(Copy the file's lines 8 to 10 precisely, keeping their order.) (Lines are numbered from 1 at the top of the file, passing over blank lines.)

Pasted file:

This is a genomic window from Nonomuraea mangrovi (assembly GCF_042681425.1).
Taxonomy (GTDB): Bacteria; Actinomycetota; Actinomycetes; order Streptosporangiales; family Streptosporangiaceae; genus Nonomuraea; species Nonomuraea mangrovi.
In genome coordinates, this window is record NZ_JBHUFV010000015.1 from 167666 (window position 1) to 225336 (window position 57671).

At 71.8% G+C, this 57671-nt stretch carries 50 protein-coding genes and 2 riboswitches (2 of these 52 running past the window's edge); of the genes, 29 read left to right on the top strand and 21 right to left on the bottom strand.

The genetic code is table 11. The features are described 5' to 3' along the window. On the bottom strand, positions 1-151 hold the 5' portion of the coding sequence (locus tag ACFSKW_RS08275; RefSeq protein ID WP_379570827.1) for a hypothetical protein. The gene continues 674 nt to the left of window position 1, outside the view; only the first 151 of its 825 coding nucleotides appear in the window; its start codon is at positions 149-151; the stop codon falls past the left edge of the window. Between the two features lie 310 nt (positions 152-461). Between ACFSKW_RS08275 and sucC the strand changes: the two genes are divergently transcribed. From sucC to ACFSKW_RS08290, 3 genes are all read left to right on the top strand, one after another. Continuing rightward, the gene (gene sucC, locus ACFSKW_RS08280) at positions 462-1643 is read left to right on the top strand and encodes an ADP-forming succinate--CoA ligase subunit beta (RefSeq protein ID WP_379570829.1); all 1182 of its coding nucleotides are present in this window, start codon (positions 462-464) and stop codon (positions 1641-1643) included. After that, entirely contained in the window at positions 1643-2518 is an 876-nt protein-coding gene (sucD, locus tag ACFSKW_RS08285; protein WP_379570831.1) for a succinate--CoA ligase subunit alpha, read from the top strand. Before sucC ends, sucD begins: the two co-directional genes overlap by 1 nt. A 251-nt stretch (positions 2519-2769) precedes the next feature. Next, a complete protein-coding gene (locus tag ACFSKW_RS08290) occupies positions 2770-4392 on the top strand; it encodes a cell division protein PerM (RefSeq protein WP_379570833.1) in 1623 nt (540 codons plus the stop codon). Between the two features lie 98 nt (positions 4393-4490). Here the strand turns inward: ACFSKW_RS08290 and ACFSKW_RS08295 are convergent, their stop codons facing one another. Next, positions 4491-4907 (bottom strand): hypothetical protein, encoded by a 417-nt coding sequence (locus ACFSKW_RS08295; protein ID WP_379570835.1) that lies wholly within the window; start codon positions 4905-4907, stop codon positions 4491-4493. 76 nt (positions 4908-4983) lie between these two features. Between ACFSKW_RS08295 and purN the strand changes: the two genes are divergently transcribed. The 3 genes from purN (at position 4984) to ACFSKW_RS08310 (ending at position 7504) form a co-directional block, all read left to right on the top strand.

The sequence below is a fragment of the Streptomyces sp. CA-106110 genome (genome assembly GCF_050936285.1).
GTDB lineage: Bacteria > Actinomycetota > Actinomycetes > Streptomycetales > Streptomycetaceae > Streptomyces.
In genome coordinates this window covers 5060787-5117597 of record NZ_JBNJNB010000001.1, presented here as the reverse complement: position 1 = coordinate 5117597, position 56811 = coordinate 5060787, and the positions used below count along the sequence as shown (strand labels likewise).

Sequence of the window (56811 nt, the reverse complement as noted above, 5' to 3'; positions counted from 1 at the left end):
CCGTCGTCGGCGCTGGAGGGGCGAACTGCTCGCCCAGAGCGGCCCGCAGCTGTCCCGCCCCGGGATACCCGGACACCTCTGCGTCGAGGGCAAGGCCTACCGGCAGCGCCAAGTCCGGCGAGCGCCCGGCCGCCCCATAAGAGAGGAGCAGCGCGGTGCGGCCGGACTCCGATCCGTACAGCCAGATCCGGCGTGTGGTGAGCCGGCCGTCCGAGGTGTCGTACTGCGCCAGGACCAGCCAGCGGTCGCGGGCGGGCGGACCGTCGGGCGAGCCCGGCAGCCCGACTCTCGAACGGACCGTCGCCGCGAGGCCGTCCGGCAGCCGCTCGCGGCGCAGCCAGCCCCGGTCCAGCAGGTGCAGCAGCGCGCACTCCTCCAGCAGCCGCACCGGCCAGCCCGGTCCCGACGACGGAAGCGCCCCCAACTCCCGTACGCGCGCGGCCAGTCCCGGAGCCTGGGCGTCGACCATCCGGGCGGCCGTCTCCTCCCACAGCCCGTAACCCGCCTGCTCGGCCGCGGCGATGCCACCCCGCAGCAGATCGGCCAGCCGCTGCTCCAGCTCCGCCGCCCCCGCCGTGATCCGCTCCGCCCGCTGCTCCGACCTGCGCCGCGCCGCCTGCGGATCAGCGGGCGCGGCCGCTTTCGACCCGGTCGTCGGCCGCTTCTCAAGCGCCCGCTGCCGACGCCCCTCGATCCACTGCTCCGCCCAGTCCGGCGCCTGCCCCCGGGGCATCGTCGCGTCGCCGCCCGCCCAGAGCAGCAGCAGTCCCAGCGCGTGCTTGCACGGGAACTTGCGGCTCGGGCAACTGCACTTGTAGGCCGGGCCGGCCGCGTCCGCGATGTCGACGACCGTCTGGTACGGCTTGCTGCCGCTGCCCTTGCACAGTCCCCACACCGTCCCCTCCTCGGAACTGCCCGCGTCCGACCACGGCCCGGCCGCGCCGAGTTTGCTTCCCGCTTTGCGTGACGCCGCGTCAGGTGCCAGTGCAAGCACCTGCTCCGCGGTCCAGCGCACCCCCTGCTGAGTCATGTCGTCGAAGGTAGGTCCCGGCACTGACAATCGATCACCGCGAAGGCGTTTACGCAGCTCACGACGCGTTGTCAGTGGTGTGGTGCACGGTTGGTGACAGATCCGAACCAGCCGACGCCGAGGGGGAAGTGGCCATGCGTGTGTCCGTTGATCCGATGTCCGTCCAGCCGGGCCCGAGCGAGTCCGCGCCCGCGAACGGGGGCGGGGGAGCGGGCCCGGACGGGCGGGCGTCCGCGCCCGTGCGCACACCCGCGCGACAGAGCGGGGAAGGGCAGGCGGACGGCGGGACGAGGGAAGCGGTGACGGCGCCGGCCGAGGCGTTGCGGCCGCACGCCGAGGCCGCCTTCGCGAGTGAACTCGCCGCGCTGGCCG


In genome coordinates this window covers 5060787-5117597 of record NZ_JBNJNB010000001.1, presented here as the reverse complement: position 1 = coordinate 5117597, position 56811 = coordinate 5060787, and the positions used below count along the sequence as shown (strand labels likewise).

Sequence of the window (56811 nt, the reverse complement as noted above, 5' to 3'; positions counted from 1 at the left end):
CCGTCGTCGGCGCTGGAGGGGCGAACTGCTCGCCCAGAGCGGCCCGCAGCTGTCCCGCCCCGGGATACCCGGACACCTCTGCGTCGAGGGCAAGGCCTACCGGCAGCGCCAAGTCCGGCGAGCGCCCGGCCGCCCCATAAGAGAGGAGCAGCGCGGTGCGGCCGGACTCCGATCCGTACAGCCAGATCCGGCGTGTGGTGAGCCGGCCGTCCGAGGTGTCGTACTGCGCCAGGACCAGCCAGCGGTCGCGGGCGGGCGGACCGTCGGGCGAGCCCGGCAGCCCGACTCTCGAACGGACCGTCGCCGCGAGGCCGTCCGGCAGCCGCTCGCGGCGCAGCCAGCCCCGGTCCAGCAGGTGCAGCAGCGCGCACTCCTCCAGCAGCCGCACCGGCCAGCCCGGTCCCGACGACGGAAGCGCCCCCAACTCCCGTACGCGCGCGGCCAGTCCCGGAGCCTGGGCGTCGACCATCCGGGCGGCCGTCTCCTCCCACAGCCCGTAACCCGCCTGCTCGGCCGCGGCGATGCCACCCCGCAGCAGATCGGCCAGCCGCTGCTCCAGCTCCGCCGCCCCCGCCGTGATCCGCTCCGCCCGCTGCTCCGACCTGCGCCGCGCCGCCTGCGGATCAGCGGGCGCGGCCGCTTTCGACCCGGTCGTCGGCCGCTTCTCAAGCGCCCGCTGCCGACGCCCCTCGATCCACTGCTCCGCCCAGTCCGGCGCCTGCCCCCGGGGCATCGTCGCGTCGCCGCCCGCCCAGAGCAGCAGCAGTCCCAGCGCGTGCTTGCACGGGAACTTGCGGCTCGGGCAACTGCACTTGTAGGCCGGGCCGGCCGCGTCCGCGATGTCGACGACCGTCTGGTACGGCTTGCTGCCGCTGCCCTTGCACAGTCCCCACACCGTCCCCTCCTCGGAACTGCCCGCGTCCGACCACGGCCCGGCCGCGCCGAGTTTGCTTCCCGCTTTGCGTGACGCCGCGTCAGGTGCCAGTGCAAGCACCTGCTCCGCGGTCCAGCGCACCCCCTGCTGAGTCATGTCGTCGAAGGTAGGTCCCGGCACTGACAATCGATCACCGCGAAGGCGTTTACGCAGCTCACGACGCGTTGTCAGTGGTGTGGTGCACGGTTGGTGACAGATCCGAACCAGCCGACGCCGAGGGGGAAGTGGCCATGCGTGTGTCCGTTGATCCGATGTCCGTCCAGCCGGGCCCGAGCGAGTCCGCGCCCGCGAACGGGGGCGGGGGAGCGGGCCCGGACGGGCGGGCGTCCGCGCCCGTGCGCACACCCGCGCGACAGAGCGGGGAAGGGCAGGCGGACGGCGGGACGAGGGAAGCGGTGACGGCGCCGGCCGAGGCGTTGCGGCCGCACGCCGAGGCCGCCTTCGCGAGTGAACTCGCCGCGCTGGCCG